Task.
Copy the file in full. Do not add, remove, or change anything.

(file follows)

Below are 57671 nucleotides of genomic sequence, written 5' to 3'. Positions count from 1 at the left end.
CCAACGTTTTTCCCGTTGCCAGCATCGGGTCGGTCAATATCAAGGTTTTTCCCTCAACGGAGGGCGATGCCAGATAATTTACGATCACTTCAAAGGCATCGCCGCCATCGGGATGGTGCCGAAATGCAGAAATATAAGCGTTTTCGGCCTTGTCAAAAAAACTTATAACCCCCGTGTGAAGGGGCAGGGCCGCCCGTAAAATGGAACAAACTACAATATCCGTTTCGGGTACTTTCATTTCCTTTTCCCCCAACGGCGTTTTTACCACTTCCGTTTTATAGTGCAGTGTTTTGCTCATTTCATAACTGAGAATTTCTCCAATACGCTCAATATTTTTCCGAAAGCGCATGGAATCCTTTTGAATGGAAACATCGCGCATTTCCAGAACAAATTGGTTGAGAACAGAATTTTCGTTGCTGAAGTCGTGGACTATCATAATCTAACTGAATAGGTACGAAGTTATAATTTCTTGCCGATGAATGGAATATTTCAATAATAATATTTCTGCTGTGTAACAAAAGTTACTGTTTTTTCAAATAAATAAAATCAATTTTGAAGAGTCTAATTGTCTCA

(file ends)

Below are 57671 nucleotides of genomic sequence, written 5' to 3'. Positions count from 1 at the left end.
CCAACGTTTTTCCCGTTGCCAGCATCGGGTCGGTCAATATCAAGGTTTTTCCCTCAACGGAGGGCGATGCCAGATAATTTACGATCACTTCAAAGGCATCGCCGCCATCGGGATGGTGCCGAAATGCAGAAATATAAGCGTTTTCGGCCTTGTCAAAAAAACTTATAACCCCCGTGTGAAGGGGCAGGGCCGCCCGTAAAATGGAACAAACTACAATATCCGTTTCGGGTACTTTCATTTCCTTTTCCCCCAACGGCGTTTTTACCACTTCCGTTTTATAGTGCAGTGTTTTGCTCATTTCATAACTGAGAATTTCTCCAATACGCTCAATATTTTTCCGAAAGCGCATGGAATCCTTTTGAATGGAAACATCGCGCATTTCCAGAACAAATTGGTTGAGAACAGAATTTTCGTTGCTGAAGTCGTGGACTATCATAATCTAACTGAATAGGTACGAAGTTATAATTTCTTGCCGATGAATGGAATATTTCAATAATAATATTTCTGCTGTGTAACAAAAGTTACTGTTTTTTCAAATAAATAAAATCAATTTTGAAGAGTCTAATTGTCTCA